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Columnists Discuss Public’s Perception on Iraq

A recent USA-Gallup poll shows a majority of Americans strongly favor a timeline for withdrawing troops from Iraq. Regional op-ed columnists discuss this slide in support for the current policy.

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  • GWEN IFILL:

    That USA Today-Gallup poll showing Americans strongly favoring a timeline for U.S. troop withdrawals is just the latest indication of a steady slide in support for the president's Iraq policies. For more on that trend, we're joined by Rekha Basu, a columnist for the Des Moines Register; Rod Dreher, a columnist for the Dallas Morning News, who also writes for Beliefnet.com; and Ruben Navarette, a syndicated columnist and editorial writer at the San Diego Tribune.

    Rod Dreher, I'd like to ask you — we just heard the numbers, 7 in 10 Americans say they favor removing troops by April; also, 62 percent said they would like to see — that it was a mistake to go to Iraq in the first place. What are you hearing?

  • ROD DREHER, Columnist, Dallas Morning News:

    Well, I'm hearing more and more of this sort of thing down here in Texas, which is one of President Bush's bases, obviously, and even conservatives are saying privately, more and more it's publicly, that this war is a catastrophe, and it's going to be a catastrophe for the GOP in 2008.

    I think that the war is, at this point, unwinnable. And as long as the president refuses to consider any other option rather than just staying with the course, it's going to become more and more untenable to stay in Iraq in any way. And I think that you're seeing more and more Republicans saying this openly, and many more are saying it privately.

  • GWEN IFILL:

    Let me be clear about this. You were originally a supporter of the war?

  • ROD DREHER:

    I was. I was at National Review in the year marching up to the war. I was a big supporter of the war, and I was wrong. I foolishly trusted this administration, not only its case for the war, but its competence, and I was badly wrong. And I don't see the reason that we should continue to exacerbate that error by continuing to stay on in Iraq, following a failed policy in a war that we cannot win.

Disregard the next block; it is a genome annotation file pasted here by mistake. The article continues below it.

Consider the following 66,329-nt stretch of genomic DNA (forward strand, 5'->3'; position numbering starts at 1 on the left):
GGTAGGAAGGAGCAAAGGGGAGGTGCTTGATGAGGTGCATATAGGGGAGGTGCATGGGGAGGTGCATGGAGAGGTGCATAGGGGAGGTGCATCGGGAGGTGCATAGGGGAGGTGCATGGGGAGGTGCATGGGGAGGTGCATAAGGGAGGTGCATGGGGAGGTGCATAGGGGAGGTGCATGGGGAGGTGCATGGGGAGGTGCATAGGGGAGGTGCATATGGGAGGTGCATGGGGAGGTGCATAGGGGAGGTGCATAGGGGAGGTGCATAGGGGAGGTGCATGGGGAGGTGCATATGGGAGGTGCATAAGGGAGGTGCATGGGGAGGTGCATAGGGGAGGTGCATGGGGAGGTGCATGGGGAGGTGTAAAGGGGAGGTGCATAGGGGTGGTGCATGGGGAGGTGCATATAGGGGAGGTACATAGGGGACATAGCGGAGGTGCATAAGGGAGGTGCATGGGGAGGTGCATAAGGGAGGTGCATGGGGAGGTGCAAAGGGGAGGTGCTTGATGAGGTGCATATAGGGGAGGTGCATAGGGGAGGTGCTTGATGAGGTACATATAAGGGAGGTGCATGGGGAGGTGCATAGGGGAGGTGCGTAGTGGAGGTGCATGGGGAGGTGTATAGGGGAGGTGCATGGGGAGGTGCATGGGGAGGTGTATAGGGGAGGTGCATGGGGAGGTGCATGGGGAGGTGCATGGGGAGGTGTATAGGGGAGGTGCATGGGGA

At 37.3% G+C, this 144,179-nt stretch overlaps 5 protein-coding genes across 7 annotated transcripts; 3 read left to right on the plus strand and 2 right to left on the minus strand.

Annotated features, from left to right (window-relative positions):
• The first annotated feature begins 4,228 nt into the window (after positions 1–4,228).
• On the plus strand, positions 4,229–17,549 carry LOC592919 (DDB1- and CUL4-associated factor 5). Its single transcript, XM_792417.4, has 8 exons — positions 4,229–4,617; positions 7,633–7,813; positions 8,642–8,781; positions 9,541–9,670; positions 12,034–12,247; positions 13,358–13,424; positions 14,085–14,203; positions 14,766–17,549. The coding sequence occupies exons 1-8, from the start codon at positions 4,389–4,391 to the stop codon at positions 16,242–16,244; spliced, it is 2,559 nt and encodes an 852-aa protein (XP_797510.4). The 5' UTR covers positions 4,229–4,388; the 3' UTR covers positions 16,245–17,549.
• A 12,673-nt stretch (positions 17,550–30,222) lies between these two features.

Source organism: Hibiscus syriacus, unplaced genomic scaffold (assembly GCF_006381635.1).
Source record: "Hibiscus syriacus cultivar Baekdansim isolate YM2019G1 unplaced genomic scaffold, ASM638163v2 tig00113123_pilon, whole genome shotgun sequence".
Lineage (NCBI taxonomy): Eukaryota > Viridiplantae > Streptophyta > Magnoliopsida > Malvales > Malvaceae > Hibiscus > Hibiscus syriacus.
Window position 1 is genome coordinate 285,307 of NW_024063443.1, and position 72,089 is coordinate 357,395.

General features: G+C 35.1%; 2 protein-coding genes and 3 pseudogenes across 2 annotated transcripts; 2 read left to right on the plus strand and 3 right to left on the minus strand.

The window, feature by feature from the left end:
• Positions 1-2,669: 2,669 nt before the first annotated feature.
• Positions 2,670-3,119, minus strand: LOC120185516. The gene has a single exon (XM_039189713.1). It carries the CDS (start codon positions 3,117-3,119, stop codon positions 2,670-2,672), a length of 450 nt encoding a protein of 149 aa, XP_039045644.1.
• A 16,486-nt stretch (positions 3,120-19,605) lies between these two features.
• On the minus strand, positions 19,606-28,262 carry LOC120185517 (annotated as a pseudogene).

• GWEN IFILL:

    Rekha Basu, you were originally against this war, and you remain so. But you were working in Iowa and Des Moines, where there is so much discussion going on right now among candidates. Today, I guess as you saw, had this from both Hillary Clinton and Barack Obama talking about this. Have you seen an evolution in the discussion about the war?

  • REKHA BASU, Columnist, Des Moines Register:

    I think I've seen a real discernible shift, actually, in the way that people are feeling about it. When I first started writing against the war, which was before the war even started, I would say that my mail ran about seven to three in favor of the war. And I think it's now flipped completely; I think it's now something like seven against and three in support, which is very interesting, because it sort of mirrors the national numbers that you just showed.

    Iowa tends to be a very trusting, very law-abiding state, where people really put their faith in government and believe that government is acting responsibly. Once you elect someone, you entrust them to make the decisions. And I think that Iowans are very afraid of terrorism and initially felt we should get behind this war effort because it was fighting terrorism.

    I see increasing frustration on the part of ordinary Iowans, and particularly troop families, who really feel that we're not getting anywhere, that it's time to get out, that it's dragging on endlessly, that troops are being redeployed two and three times, that this was never part of the bargain.

    And as far as the presidential candidates go, the Democrats are just drawing huge crowds. And I think the number-one issue that people are concerned with is actually this question of the war. Any time, whether it's Barack Obama or John Edwards or Hillary Clinton, when they say, "It's time to get out of Iraq," you should see the kind of responses and standing ovations that they get. People really, really want to hear that point of view articulated.

  • GWEN IFILL:

    Ruben Navarette, you are in San Diego, where there is a big military presence. How has the discussion evolved there?

  • RUBEN NAVARETTE, Columnist, San Diego Tribune:

    Well, Gwen, it's interesting. You would think there might be a bubble here in San Diego with regard to the military you talk about. In a sense, there's a lot of loyalty to our troops and what the troops are trying to do there.

    But I think what you see is that loyalty is limited to the troops. It's certainly not directed to the administration or these policies anymore. Even here in San Diego, you see a lot of anxiety and a lot of frustration about what's not being accomplished.

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